But Germany has public banks to fund the country's massive investment in solar power.
In this country, at the state and local level, low-interest loan programs for small farmers and ranchers, retrofitting homes for energy independence, supporting local businesses that keep jobs in a community get a boost from public banks.
And the interest paid to public banks doesn't go to line the pockets of investors. Instead, it's plowed back into the community.
Armstrong offers an example from his home state of California of a social ill public banking could solve:
Thanks to a toxic product created by Wall Street, over the last seven years, California public schools got $9 billion in loans. In twenty-five to thirty years the interest due on that $9 billion will be $27 billion.
"The Occupy generation will foot a $37 billion bill for the use of $9 billion today," says Armstrong.
This is but one instance of a larger societal crisis.
"Public financing has been completely co-opted by Wall Street investment banks and their toxic products," says Armstrong.
Here's another example:
In their great book The Betrayal of the American Dream, Donald Barlett and James Steele tell a brutal anecdote about the rebuilding of the San Francisco Bay Bridge.
Governor Arnold Schwarzenegger met with the steel workers who worked on this massive project in 1989 to thank them for their great work "welding, painting, lifting, designing, shipping, all of those things in order to help us in California rebuild our Bay Bridge."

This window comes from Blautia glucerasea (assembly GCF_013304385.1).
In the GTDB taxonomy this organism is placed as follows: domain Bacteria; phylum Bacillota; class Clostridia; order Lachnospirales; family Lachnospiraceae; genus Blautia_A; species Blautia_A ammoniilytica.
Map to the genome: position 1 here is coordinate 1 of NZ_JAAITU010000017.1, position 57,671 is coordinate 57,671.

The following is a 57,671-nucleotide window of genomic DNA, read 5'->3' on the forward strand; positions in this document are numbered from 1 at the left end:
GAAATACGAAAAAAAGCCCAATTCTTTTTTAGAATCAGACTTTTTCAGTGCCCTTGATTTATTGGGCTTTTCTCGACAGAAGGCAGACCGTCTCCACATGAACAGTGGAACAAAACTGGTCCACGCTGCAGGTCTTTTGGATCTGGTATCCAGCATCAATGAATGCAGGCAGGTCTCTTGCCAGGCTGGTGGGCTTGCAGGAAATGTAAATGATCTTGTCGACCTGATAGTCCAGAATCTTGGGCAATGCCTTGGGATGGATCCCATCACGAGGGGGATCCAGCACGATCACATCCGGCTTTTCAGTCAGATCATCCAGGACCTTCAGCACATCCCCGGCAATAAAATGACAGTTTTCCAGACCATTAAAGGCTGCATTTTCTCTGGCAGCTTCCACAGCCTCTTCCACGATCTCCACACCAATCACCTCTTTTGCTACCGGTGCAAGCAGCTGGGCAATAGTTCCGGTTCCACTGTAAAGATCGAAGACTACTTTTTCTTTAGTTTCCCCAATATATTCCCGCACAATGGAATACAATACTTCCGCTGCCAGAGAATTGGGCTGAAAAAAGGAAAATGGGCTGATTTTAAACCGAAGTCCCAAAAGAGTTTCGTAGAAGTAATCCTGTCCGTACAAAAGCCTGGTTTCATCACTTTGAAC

It was a typical political photo op. Except, Steele and Barlett write, "the setting wasn't Pittsburgh, Chicago, or Los Angeles. Schwarzenegger was standing in a steel plant thirty minutes outside Shanghai."
The Bay Bridge project exemplifies how "some politicians have abandoned even the pretense that they want to create jobs in America."
A consortium of U.S. steel producers lost out in a bidding war with China. Schwarzenegger justified going with the Chinese firm because it saved $400 million. But that didn't count the lost jobs, their impact on the economy, or the extra costs in sending 200 engineers and contractors to China to provide technical advice and make sure the project met specs.
But here is the kicker: the labor costs Shwarzenegger "saved," on a $6.4 billion project were a pittance compared with the $6 billion in interest payments to Wall Street for the job.
But those interest costs never made the news.
California saved a few million on labor -- at a steep cost to American industry and American workers -- but gave a free pass to the banks.
To end this kind of wasteful spending, Ellen Brown, along with progressive members of Congress Bernie Sanders and Peter DeFazio, have been pushing for a national infrastructure bank. Under the Sanders plan, that bank would be run by the U.S. Post Office.
"The deposits of the nation's savers can be invested in government securities that are in turn used for rebuilding the nation," Brown explains. "It is a win-win-win, providing a way to save the post office while at the same time protecting our deposits and rebuilding our decaying roads and bridges without dipping into taxes."